100 Days of Trump

Two huge markets are sizing up Trump and making radically different bets

Tax reform 'nice to have,' not a lynch pin for earnings: Expert

As President Donald Trump's administration nears its 100th day, stocks have kept faith that he will deliver on his promises of tax reform and a stimulus spending plan that will jump-start the economy.

The bond market, however, still wants proof.

At some point, one of those two big markets will turn out to be right. So far, there's been no big rush of legislation, just executive orders. But there's still optimism that changes are coming.

"I think that the first 100 days is showing me one thing, and that's that this guy, the current chief executive, he doesn't like to give up, so when the alternative to Obamacare was defeated, he didn't agree with congressional leaders that it was done for this year," said Don Townswick, director of equities strategy at investment management firm Conning. "I think he's pushing to get these parts of his agenda done this year, even if it takes a couple of tries."

President Donald Trump flanked by business leaders signs executive order establishing regulatory reform officers and task forces in US agencies in the Oval Office of the White House on February 24, 2017 in Washington, DC.
Olivier Douliery | Pool | Getty Images

But the market won't wait indefinitely.

"He might be learning as he goes along, but if we don't see something by August, ... I think the markets are going to get a little impatient," Townswick said.

The stock market is flying

If Trump were to be measured on stock-market performance alone, he is doing about as well as a president can do. The S&P is up about 6 percent since Trump was inaugurated 97 days ago, and nearly 12 percent since Election Day.

Since World War II, only two first-term presidents saw better gains in the S&P 500 in their first 100 days — John F. Kennedy (a 9 percent gain) and George H.W. Bush (7.7 percent).

This week, the Nasdaq surged above 6,000 for the first time in history; the Dow closed in again on 21,000, while the S&P 500 is within spitting distance of its all-time high.

"I think everyone's assuming that everything he's been promising is going to come true," said Samuel Stovall, chief investment strategist at CFRA.

The bond market is 'deeply skeptical'

Treasury yields, which move opposite prices, have improved in the recent days, but they're still near the lows of a range they've held since the November election. The benchmark 10-year yield was locked in a range of 2.30 to 2.60 for weeks after the U.S. election, but fell beneath that temporarily ahead of the first round of the French election last week.

"When we first were talking about economic growth picking up, inflation expectations rose. The 10-year yield rose to 2.60, where it's now down to 2.30," after falling below 2.20 percent, said Krishna Memani, CIO of OppenheimerFunds. "The bond market is deeply skeptical."

Memani added that Trump is not the only factor affecting the stock market. He said a global recovery has been pushing stocks higher, and it's been in the works since the second quarter of last year.

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"In the second half, we basically took off. The fourth quarter of last year and first quarter of this year will probably be the peak of the synchronized economic recovery. That is driving economic growth in emerging markets. That's driving growth in Europe and to some extent; it's driving economic growth in the U.S.," he said.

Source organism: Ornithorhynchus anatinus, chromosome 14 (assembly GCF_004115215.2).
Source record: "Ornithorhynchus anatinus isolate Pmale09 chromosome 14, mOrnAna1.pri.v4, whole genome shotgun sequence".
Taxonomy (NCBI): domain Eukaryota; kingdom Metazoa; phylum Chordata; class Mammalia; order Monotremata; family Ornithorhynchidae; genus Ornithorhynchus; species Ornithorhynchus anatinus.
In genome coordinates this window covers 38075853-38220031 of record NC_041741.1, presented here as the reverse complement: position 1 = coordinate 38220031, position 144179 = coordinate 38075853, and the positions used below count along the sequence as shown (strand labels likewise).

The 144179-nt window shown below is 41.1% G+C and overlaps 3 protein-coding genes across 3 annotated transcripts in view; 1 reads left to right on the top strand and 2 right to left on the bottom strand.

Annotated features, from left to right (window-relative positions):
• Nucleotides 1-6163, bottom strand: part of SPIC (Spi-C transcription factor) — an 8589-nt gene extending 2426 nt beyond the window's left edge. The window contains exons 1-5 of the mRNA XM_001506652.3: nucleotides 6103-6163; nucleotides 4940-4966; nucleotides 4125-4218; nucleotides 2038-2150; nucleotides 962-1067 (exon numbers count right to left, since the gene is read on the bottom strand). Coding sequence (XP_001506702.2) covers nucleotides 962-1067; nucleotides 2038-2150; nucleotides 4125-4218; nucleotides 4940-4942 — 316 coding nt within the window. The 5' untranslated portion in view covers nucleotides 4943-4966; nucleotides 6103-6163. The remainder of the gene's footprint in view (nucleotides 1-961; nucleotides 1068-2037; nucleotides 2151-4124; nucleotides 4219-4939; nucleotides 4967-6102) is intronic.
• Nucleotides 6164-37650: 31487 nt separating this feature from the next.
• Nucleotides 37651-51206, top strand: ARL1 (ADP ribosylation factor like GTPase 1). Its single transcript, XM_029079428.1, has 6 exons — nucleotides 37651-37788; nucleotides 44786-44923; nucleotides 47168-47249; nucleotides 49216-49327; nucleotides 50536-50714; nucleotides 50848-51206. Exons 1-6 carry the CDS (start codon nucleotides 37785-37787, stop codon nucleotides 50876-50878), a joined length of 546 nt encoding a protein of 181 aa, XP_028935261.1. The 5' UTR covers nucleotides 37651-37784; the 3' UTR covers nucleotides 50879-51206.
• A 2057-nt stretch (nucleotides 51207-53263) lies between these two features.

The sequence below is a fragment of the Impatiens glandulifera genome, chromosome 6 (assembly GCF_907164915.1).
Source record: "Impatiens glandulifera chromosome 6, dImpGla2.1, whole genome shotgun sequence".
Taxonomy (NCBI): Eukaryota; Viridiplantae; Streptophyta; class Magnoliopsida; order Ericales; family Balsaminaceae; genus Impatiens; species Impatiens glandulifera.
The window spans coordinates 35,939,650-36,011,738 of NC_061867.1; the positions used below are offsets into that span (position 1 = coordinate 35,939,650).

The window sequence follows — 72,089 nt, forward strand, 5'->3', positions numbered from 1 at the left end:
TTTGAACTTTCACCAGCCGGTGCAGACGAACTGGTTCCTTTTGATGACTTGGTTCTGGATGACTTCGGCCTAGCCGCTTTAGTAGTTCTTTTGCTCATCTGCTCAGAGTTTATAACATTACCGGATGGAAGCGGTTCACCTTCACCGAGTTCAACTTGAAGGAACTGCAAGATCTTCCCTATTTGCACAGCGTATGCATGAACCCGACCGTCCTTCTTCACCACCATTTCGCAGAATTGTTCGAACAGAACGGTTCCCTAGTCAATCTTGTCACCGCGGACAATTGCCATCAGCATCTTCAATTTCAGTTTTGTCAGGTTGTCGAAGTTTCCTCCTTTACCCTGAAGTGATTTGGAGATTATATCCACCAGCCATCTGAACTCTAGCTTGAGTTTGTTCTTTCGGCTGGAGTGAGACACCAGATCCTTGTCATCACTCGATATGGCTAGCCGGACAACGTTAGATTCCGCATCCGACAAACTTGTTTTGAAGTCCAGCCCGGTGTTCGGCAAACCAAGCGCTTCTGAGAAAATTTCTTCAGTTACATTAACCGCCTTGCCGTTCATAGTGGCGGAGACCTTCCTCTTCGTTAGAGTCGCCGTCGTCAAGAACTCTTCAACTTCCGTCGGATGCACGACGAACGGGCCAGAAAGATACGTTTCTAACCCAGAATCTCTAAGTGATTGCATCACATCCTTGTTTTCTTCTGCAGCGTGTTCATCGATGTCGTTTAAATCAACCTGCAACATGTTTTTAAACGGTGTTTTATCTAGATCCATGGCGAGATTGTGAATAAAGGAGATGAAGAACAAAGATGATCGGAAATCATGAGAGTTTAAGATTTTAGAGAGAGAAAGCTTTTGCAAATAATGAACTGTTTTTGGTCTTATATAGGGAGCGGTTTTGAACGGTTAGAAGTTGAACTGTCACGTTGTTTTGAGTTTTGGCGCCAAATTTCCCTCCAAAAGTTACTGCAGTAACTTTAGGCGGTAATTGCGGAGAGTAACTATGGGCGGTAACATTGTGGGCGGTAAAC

Memani said there is definitely a divide between the stock and bond markets, but it's something he can make sense of.

"It's not night and day. It's basically we're in the dusk somewhere. It's not the end of the day, and it's not midnight in terms of contrast of different markets," he said. "It's just growth is good. Inflation is not picking up. I think you can justify the current level of the equity market. At one point, the bond market was expecting inflation picking up meaningfully, and it gave up the ghost."

How the health-care fail shifted sentiment

The initial euphoria of the Trump trade really faded in December, but stocks have been moving higher since then as the president's policies complement the uptick in global growth. For the bond market, pessimism began building in to prices in a much bigger way when Trump and Congress failed to bring an Obamacare replacement plan to a vote in March.

"It sapped a lot of the optimism that this was going to be easy and that the Republicans were going to be able to use their clean sweep to quickly pass legislation," said Mark Cabana, head of U.S. short-rate strategy at Bank of America Merrill Lynch. The health-care bill was expected to bring an end to some taxes currently linked to Obamacare, and that would have helped provide funding for the congressional tax-reform plan.

But the outlook for a new health bill is unclear, and Trump is expected to reveal a tax plan Wednesday that appears light on new revenue and heavy on tax cuts.

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Memani said the market's expectations for a pickup in inflation also has faded, as has the prospect for 3 percent growth. He said the bond market needs to see something firm to change its view.

"You can't build expectations and not deliver. That's what he's doing at the moment. That worked when growth was good, and when growth is not good you don't have any credibility," said Memani. He said a tax plan that adds to the deficit would stimulate growth, and that could help replace some lost tax revenue.

"He can have policies that can improve the regulatory environment and cut tax rates, but the likelihood that it will jump-start the economy and get the growth rate to 3 percent, ... the deficit has to widen. A tax plan where everything is paid for will not do it. ... The trend [growth] rate is 2 percent, and to jump-start that, you need some new driver," Memani said.